Barszcz is a sour, bright crimson beetroot soup served during the holidays in Poland. Dumplings filled with meats, mushrooms and many other proteins and cheeses are served in the soup as well. The earliest variants of what would come to be known as Barszcz or Borscht were made with hogweed, and later versions would include poppy seeds, almonds, rye brand or barley in addition to the original hogweed and beetroot.
Bacalhau is the Portuguese word for salted and dried cod. There are thousands of ways to prepare bacalhau, and yet it is ironically the only fish that is not consumed fresh in Portuguese cuisine. Bacalhau has spread across the Portuguese world, including Cape Verde, Angola, Macau and Brazil. The iconic Christmas recipe for bacalhau is boiled with garlic and served with cabbage, potatoes, carrots and eggs. A friendly note of advice: be sure to soak the bacalhau in water for at least a day before cooking, or else you are in for an extremely salty meal.
Turrón is a remarkably simple but delicious sweet treat for the holidays. It consists of only four ingredients: honey, sugar, egg whites and nuts. Together they form a rich nougat, which is cut into bars to be served. The existence of turrón can be traced back to the 15th century. Depending on the amount of nuts and the addition of other ingredients to the core of four, turrón can range from crisp to chewy to the bakers preference.
Christmas pudding, sometimes called plum pudding despite the lack of plums (plums were a pre-Victorian term for raisins), can trace its origins back to medieval England. The pudding is made of dried fruits held together by eggs with treacle, or molasses, and flavored with spices and brandy. Because of the high alcohol content, a steamed Christmas pudding can be aged for months, and is sometimes “flamed” or set alight in an electric blue pyrotechnic display to burn off the alcohol and add flavour.
There are few things more iconically Aussie than Shrimp (aka prawns) on the Barbie, and with Christmas coming in Australia’s summer months, it’s only fitting that an outdoor barbeque favourite is also a Christmas tradition. The classic recipe is pretty straightforward: stick the shrimp on the grill and coat with a glaze of garlic, honey, chili sauce and a citrus, though many recipes will call for a little bit of marinating. For dessert, pavlova, a meringue (named after the ballerina) with fruit and whipped cream, is a favourite.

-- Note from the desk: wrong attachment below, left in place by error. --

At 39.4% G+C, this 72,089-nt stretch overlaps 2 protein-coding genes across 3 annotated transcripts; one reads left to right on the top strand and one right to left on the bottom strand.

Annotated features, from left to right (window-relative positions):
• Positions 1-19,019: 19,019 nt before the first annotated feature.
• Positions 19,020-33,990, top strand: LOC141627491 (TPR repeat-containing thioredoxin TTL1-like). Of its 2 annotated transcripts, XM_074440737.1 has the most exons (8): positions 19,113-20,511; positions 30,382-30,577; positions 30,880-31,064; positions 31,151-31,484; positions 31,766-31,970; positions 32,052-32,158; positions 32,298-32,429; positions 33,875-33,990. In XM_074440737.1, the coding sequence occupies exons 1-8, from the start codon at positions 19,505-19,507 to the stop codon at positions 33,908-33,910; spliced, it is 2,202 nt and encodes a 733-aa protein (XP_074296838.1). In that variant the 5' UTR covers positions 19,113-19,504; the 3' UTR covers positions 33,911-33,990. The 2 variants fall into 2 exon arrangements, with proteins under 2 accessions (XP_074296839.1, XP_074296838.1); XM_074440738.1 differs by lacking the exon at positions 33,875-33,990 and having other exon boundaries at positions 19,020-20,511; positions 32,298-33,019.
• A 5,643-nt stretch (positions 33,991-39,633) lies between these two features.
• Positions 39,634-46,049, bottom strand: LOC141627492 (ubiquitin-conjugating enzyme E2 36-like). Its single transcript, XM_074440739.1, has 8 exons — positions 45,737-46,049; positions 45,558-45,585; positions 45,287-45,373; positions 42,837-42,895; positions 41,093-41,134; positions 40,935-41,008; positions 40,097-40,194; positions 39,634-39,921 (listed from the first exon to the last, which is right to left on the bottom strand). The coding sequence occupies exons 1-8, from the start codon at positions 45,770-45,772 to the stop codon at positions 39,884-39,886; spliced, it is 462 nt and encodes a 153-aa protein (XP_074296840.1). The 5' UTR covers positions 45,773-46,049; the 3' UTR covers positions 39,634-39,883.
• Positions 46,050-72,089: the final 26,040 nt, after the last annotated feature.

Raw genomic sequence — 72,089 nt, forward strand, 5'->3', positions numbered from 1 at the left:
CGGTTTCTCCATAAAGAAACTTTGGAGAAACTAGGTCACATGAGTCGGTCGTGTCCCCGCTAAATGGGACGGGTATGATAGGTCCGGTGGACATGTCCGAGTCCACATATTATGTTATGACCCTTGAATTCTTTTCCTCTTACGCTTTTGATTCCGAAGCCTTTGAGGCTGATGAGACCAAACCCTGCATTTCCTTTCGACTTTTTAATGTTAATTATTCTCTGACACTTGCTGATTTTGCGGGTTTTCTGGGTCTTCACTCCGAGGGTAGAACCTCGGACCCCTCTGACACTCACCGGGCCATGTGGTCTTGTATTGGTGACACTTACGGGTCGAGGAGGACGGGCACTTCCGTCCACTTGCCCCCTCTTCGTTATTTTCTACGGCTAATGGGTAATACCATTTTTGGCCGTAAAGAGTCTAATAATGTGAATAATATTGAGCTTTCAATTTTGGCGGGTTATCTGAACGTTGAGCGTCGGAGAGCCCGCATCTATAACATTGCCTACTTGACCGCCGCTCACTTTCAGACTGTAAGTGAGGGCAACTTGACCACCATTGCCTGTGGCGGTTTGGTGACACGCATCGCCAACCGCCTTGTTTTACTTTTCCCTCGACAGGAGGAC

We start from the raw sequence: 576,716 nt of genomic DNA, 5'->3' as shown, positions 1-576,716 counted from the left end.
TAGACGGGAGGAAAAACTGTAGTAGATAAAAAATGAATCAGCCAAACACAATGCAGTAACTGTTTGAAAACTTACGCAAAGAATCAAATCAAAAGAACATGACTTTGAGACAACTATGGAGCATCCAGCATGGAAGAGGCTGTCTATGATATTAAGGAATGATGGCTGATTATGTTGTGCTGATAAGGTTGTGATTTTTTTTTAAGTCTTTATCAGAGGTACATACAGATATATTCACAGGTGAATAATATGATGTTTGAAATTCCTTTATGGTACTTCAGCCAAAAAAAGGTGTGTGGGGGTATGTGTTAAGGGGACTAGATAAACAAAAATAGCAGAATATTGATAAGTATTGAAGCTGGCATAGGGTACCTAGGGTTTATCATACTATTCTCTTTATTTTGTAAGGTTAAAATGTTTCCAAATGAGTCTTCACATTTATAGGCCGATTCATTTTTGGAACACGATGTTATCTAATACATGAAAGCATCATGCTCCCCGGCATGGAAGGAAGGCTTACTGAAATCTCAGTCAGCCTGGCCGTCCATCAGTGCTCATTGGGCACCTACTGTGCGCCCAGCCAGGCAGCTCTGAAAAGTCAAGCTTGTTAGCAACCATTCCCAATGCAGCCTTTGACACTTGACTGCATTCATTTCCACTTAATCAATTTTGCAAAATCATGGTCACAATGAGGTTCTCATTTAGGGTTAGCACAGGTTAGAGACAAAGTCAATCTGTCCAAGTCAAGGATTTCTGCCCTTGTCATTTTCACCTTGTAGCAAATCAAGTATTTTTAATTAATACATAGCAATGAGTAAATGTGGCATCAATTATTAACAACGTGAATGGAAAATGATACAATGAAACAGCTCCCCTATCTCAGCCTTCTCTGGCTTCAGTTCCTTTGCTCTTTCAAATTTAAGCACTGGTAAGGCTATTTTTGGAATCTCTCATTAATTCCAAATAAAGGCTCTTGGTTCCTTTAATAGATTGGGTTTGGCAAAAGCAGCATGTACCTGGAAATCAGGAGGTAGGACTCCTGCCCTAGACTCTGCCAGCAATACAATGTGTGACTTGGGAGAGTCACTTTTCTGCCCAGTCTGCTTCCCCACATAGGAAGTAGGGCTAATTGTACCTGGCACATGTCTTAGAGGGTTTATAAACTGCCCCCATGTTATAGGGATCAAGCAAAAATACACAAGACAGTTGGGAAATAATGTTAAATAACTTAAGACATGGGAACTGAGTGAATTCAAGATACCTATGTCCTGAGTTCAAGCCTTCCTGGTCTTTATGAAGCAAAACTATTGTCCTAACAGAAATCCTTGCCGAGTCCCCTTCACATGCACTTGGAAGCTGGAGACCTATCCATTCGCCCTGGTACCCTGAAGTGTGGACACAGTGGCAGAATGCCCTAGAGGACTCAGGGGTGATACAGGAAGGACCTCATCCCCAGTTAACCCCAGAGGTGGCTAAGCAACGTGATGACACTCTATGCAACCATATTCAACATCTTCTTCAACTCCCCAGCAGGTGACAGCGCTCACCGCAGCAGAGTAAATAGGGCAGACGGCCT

Tangyuan are sweet rice dumplings, that can be served either filled or unfilled and bite sized or large. Fillings include chocolate paste, fruit, peanuts or rock candy, though the most common filling is a paste made of ground black sesame mixed with sugar and lard. The name tangyuan is a homophone in Chinese for union, and as such they are served not only during the traditional Yuanxaio lantern festival and Winter Solstice, but also at family reunions and weddings.
Til Ladoos, or sesame ladoos are a popular treat served around the holiday of Makar Sankranti, celebrating the changing seasons in India and around the world. Ladoos are made from roasted and crushed peanuts, coconut and sesame stuck together with jaggery (cane sugar mixture) caramel. The mixture is then rolled into balls and served warm or at room temperature.
Yu Sheng is a raw fish salad with shredded vegetables and condiments popular on the Chinese New Year. Salmon, mackerel and occasionally abalone are popular choices of fish, with the veggies consisting of carrots, radishes, red peppers, turnips, ginger, cabbage and more. Toppings include plum sauce, sesame oil and seeds. Once the dish is made, everyone gathers around the table with their chopsticks and tosses the salad as high as possible. Sometimes called Prosperity Toss, the name itself is a bit of a pun, with Yu Sheng (raw fish – 鱼生) being a homophone for Yu Sheng (prosperity – 余升), a play on both the tossing of the salad and the belief that eating Yu Sheng brings good health and success.